Garnet Jex

Summary

Garnet Wolesey Jex (October 19, 1895[1] – September 21, 1979[1][2]) was an American artist and historian. Born in Kent, Ohio, he moved with his family to Washington, D.C., at the age of four.[3] He remained in the Washington area until his death.[4]

Garnet Wolesey Jex
Garnet Jex.jpg
Born(1895-10-19)October 19, 1895
Kent, Ohio
DiedSeptember 27, 1979(1979-09-27) (aged 83)
Washington, DC
NationalityAmerican
EducationCorcoran College of Art and Design, George Washington University
Known forMedical illustration, watercolor painting
StyleRepresentational painting
Portrait of Arthur "Dutch" Bergman
Portrait of Olive Thorne Miller, collection of the National Portrait Gallery, Smithsonian Institution

Jex enlisted in the U.S. Army in World War I. After the war, he worked as a medical illustrator for the Army Medical Corps for two years[1] and attended the Corcoran College of Art and Design. He earned a BA in 1927 and a Master's degree in 1931, both from George Washington University. While completing his master's degree, he worked as an art editor for the journal Nature. Later, Jex was employed as the Director of Graphics for the U.S. Bureau of State Services, and worked as an artist and designer at the United States Public Health Service for 26 years, until his retirement in 1962.[2][5]

In 1965, Jex authored a history book of the American Civil War entitled The Upper Potomac in the Civil War, based on a series of 51 watercolor paintings.[6] Jex also known for his paintings of dinosaurs and other Permian Age animals including those created for dioramas at the Dallas Exposition on behalf of the United States Texas Centennial Commission, and at the National Museum of Natural History for which he painted a 15 foot long mural.[7][8]

Jex was highly renowned for his landscape paintings of the Potomac River and the C & O Canal. Although a flood destroyed the canal in 1924,[9] Jex's works remain as a visual record of the once commercially important structure.[10] While many of Jex’s works are held in private collections, others can be found on public display at the Smithsonian American Art Museum[11] and at Harpers Ferry National Historical Park.[12]

CollectionsEdit

ReferencesEdit

  1. ^ a b c Grace Rodriguez (May 1998). "Finding Aid for the Garnet W. Jex Medical Illustration Collection". National Museum of Health and Medicine. Archived from the original on October 11, 2007. Retrieved October 8, 2008.
  2. ^ a b "Garnet Jex, Civil War Fan, Artist for Public Health Unit". The Washington Post. September 27, 1979. p. Metro B6. Archived from the original on January 2, 2020.
  3. ^ "'Views of Harpers Ferry' on display". Public Opinion. Chambersburg, Pennsylvania. November 26, 2009. p. 44. Retrieved January 1, 2020.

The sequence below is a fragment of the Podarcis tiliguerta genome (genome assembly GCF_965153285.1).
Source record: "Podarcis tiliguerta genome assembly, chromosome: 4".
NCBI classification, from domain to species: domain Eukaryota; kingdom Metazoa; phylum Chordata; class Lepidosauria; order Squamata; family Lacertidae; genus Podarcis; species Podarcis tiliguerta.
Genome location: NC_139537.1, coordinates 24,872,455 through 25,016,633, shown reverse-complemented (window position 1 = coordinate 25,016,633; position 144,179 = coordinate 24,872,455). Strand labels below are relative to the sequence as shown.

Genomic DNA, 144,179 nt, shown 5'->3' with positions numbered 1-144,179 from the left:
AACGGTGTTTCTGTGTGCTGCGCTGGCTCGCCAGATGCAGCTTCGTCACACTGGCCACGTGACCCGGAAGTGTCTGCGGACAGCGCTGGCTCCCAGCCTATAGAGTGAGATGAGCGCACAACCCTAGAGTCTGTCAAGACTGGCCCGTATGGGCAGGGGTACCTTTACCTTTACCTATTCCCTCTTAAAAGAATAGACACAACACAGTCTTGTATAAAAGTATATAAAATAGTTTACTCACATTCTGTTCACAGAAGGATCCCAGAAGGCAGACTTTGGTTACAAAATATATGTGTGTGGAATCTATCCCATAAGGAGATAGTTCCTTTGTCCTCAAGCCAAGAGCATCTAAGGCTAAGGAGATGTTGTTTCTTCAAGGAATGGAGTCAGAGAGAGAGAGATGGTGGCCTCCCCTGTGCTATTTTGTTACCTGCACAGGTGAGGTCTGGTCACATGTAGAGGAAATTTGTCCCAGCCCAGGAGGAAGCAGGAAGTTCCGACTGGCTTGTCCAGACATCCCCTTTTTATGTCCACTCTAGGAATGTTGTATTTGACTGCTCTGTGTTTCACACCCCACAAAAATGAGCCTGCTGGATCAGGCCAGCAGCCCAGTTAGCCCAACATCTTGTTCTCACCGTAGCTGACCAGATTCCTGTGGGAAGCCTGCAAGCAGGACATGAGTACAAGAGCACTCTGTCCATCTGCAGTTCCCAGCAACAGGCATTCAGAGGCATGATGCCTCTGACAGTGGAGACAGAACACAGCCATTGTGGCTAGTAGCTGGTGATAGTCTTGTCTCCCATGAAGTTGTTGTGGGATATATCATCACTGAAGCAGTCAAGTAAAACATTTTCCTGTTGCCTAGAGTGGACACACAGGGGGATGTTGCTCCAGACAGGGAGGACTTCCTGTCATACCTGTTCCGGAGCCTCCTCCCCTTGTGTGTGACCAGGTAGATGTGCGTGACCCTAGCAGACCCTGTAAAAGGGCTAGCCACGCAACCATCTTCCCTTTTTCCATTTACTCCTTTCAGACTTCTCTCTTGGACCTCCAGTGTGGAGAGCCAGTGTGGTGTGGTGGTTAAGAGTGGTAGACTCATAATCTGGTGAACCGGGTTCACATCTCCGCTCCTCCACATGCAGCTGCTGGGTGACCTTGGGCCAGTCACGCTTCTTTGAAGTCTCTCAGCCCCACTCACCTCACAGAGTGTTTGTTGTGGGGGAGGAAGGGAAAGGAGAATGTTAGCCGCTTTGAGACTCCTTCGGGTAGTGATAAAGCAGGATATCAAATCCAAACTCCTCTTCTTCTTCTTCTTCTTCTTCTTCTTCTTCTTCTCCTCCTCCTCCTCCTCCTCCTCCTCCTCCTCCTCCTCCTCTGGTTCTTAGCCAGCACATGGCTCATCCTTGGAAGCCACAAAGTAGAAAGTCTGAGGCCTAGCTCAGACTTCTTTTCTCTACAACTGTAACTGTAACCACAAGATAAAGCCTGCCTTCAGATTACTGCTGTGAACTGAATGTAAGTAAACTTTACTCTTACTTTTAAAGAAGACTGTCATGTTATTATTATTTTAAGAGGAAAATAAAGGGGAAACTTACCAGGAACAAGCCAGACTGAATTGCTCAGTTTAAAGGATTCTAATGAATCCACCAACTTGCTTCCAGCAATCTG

4. ^ Schelle, Crystal (September 9, 2012). "Council host exhibit on Civil war artwork". Washington Examiner. Archived from the original on January 2, 2020. Retrieved January 1, 2020.
  5. ^ "Corcoran Artist Files". Smithsonian Institution. Archived from the original on January 2, 2020. Retrieved January 2, 2020.
  6. ^ "Sharpsburg Historical Society Presents Garnet W. Jex Exhibit". InThePanhandle.com. August 18, 2012. Archived from the original on January 1, 2020. Retrieved January 1, 2020.
  7. ^ Report on the Progress and Condition of the U.S. National Museum for the Year Ending June 30. United States National Museum, US Government Printing Office. 1937. Retrieved January 2, 2020.
  8. ^ "Permo-Triassic Synapsids at NMNH". Extinct Monsters. Archived from the original on January 2, 2020. Retrieved January 2, 2020.
  9. ^ Capace, Nancy (1999). Encyclopedia of Maryland. St. Clair Shores, Michigan: Somerset Publishers. p. 78. ISBN 9780403098224.
  10. ^ "C. & O. Canal 'Lives' Again in Paintings". The Daily Mail. Hagerstown, Maryland. November 1, 1968. Archived from the original on January 2, 2020. Retrieved January 1, 2020.
  11. ^ a b "Garnet Jex". Smithsonian American Art Museum. Archived from the original on December 31, 2019. Retrieved December 31, 2019.
  12. ^ a b "Ribbon Cutting for Garnet Jex Paintings Exhibit". National Park Service. May 5, 2016. Archived from the original on December 31, 2019. Retrieved December 31, 2019.
  13. ^ "Collection Images: Garnet Jex". Smithsonian American Art Museum. Retrieved January 2, 2020.
  14. ^ "Collection: Garnet Jex". National Portrait Gallery, Smithsonian Institution. Retrieved January 2, 2020.
  15. ^ "Garnet Wolesey Jex". Historical Society of Washington DC. Archived from the original on January 2, 2020. Retrieved January 2, 2020.
  16. ^ "Garnet W. Jex Medical Illustration Collection Otis Historical Archives, National Museum of Health and Medicine" (PDF). Archived (PDF) from the original on January 2, 2020. Retrieved January 2, 2020.
  17. ^ "Collections". MSV (Museum of the Shenendoah Valley). January 2, 2020. Retrieved January 2, 2020.